Please Note: This Article is 2 years old. This increases the likelihood that some or all of it's content is now outdated.

The first six months of 2020 have been challenging for all of us and landlords are no exception, with 8 in 10 saying they have been negatively impacted by the Coronavirus pandemic.  

We are feeling that market forces are working against us, with low chances of capital appreciation in the foreseeable future. Moreover, there is increasing regulation, more protection for tenants, and higher outgoings as we implement energy efficiency measures and the necessary remedial works following mandatory electrical inspection condition reports. 

This is largely down to unpaid rent, which is not surprising when you consider that renters have fewer savings and no ability to take rental payment holidays without impacting their future outgoings in the short term.  

The knock-on effect to landlords has been huge, especially those who rely on their rental income to live. The hardest hit are those who had vacant properties at the start of lockdown; those with existing possession cases for rent arrears and those who were looking to sell-up. 

While restrictions on home moves have now been lifted, the recent extension to the ban on evicting renters is further bad news for some landlords, as could be the prospect of localised lockdowns. On top of this, landlords are having to deal with increased legislation, which often means higher costs and more red tape.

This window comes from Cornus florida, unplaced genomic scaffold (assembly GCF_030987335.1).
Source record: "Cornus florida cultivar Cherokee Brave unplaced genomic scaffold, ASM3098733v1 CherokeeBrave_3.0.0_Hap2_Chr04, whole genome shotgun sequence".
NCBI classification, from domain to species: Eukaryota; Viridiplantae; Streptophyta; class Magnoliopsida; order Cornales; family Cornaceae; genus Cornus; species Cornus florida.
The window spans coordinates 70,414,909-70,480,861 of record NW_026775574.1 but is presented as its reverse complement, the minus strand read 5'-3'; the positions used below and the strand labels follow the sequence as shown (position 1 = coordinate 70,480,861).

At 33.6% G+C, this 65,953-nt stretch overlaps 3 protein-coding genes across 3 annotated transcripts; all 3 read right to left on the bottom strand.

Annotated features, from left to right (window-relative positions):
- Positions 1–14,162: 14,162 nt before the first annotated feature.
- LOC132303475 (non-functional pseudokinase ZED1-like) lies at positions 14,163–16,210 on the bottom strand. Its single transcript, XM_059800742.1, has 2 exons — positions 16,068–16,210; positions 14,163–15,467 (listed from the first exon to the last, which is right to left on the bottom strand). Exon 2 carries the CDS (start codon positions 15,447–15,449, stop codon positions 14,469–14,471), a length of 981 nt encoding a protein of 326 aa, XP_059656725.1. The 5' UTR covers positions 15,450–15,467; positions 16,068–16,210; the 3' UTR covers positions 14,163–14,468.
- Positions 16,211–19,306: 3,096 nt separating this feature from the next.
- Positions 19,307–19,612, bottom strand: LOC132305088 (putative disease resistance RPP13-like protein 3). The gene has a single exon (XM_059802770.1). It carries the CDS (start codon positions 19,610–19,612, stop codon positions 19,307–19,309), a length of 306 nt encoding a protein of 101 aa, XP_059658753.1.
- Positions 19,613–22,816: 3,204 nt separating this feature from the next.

Since April 1st 2020, all rental properties (including existing tenancies) have required an Energy Performance rating of E or higher and new Electrical Safety Standards have been applied to all new tenancies from 1st July 2020. In addition, the Tenant Fee Ban roll-out was completed on 1st June 2020 and now applies to all tenancies. 

Like any other industry, there will be winners and losers in the buy-to-let sector as the rest of 2020 unfolds. Some landlords will not recover from their cash flow crisis and look to sell up. Others will continue with a pre-planned exit strategy but in a less favourable sales market than initially thought. Many more landlords may start to consider tenants on Universal Credit as they look for some kind of rent guarantee whilst there have been additional discretionary payments available for tenants who have fallen in to arrears. 

There is good news, though. Since the lockdown was lifted, we are noticing demand for rental properties has increased generally – from existing tenants who were already considering a move, as well as those who now want properties with outside space or home offices, buyers whose purchase has fallen through and people now deterred from purchasing because of job uncertainty.  

Sadly, some homeowners will be forced into the rental market as they sell for a quick cash injection. And while house prices are predicted to fall, rents have actually risen despite the pandemic and are likely to remain resilient. 

There could even be great opportunities for portfolio growth, with new buy-to-let mortgage products already being launched. While the last few months have been a struggle for many landlords, the market is already showing signs of a healthy bounce-back for those who have the nerve to hold on.

Please Note: This Article is 2 years old. This increases the likelihood that some or all of it's content is now outdated.


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